The global leasing market grew 9.4% as it introduced innovative ways to finance equipment worldwide, research from White Clarke Group has found.
The annual Global Leasing Report covers the world’s top 50 leasing markets and tracks country trading environments and trends in auto and equipment finance.
Brendan Gleeson, Group CEO at White Clarke Group, is the author of the report. He said: "The report reveals a confident industry outlook, with the top 50 countries in 2016 reporting growth in new business volume of 9.40% rising from US$ 1,005.30bn in 2015 to US$1,099.77bn in 2016.
"The leasing industry has experienced significant growth and has introduced new and innovative ways to finance equipment for companies worldwide."
In the top five largest leasing markets the United States remains in first place, however, according to the Survey of Equipment Finance Activity (SEFA), the US witnessed decelerated growth from 11.10% in 2015 to 2.54% in 2016 in new business volume.
China continued its rapid rise gaining on the US as the second largest leasing market, up a massive 61.9% to US$ 206bn in 2016. The growth of the market has been remarkable and leasing is now seen as an important finance option in the domestic economy.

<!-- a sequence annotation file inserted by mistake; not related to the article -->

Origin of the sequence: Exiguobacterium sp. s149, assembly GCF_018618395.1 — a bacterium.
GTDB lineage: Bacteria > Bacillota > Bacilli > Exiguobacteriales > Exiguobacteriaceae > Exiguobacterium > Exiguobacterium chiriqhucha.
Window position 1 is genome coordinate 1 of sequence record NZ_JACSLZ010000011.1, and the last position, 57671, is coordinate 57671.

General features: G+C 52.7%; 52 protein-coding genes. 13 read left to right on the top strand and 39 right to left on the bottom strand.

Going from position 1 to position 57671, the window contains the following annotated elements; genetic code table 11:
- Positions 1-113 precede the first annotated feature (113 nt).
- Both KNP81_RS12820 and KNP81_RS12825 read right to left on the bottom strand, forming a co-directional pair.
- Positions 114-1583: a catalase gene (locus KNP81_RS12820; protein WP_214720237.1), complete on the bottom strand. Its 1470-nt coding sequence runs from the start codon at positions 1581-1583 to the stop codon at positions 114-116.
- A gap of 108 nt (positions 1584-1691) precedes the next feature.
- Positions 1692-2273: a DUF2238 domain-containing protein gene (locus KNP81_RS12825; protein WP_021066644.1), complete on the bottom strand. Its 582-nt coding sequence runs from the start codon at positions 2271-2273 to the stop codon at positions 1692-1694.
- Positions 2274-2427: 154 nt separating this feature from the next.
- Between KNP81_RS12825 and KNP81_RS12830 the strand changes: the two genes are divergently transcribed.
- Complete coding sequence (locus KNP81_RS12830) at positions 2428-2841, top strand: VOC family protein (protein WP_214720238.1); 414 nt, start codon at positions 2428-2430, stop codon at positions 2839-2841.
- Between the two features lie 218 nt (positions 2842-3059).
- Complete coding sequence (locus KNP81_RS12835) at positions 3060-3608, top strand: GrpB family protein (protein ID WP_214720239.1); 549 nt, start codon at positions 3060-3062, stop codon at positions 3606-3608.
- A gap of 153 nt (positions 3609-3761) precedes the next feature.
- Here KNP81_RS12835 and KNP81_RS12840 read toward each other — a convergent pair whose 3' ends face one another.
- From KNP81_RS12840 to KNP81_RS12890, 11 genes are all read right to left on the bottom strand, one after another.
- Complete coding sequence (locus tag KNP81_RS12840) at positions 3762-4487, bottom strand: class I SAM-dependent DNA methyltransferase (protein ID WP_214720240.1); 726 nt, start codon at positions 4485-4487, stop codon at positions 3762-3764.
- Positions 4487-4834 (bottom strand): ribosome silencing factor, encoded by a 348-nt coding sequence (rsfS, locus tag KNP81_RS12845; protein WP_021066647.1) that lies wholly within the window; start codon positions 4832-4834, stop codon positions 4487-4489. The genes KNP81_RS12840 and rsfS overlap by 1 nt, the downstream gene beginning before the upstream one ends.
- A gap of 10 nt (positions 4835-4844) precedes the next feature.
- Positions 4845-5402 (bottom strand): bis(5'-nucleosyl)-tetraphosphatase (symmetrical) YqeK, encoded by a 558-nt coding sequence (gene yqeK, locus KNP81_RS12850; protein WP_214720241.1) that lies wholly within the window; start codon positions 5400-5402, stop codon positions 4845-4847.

The United Kingdom and Germany are positioned as the third and fourth largest leasing markets in the world and remain the dominant players in Europe, accounting for 42% of the European market total.
In 2016, the UK industry captured US$81.77bn of new business registering a significant growth rate of 8.98% as compared with the previous year amid challenging economic conditions over the uncertainty of the Brexit negotiations.
Germany registered positive growth of 3.42% in comparison to 2015 and with new business volume of US$ 64.3bn
Japan, experienced a small decrease in lease transaction volume in 2016 of -1.3%. However it still remains the second largest market in Asia behind China.
Gleeson added: “The year 2016 has brought significant socioeconomic events, namely Brexit negotiations and tense political situations over the world.
"It is quite early to assess how these markets will react to these events, however the tone for 2017 figures is currently optimistic regardless of such instabilities in international economies.”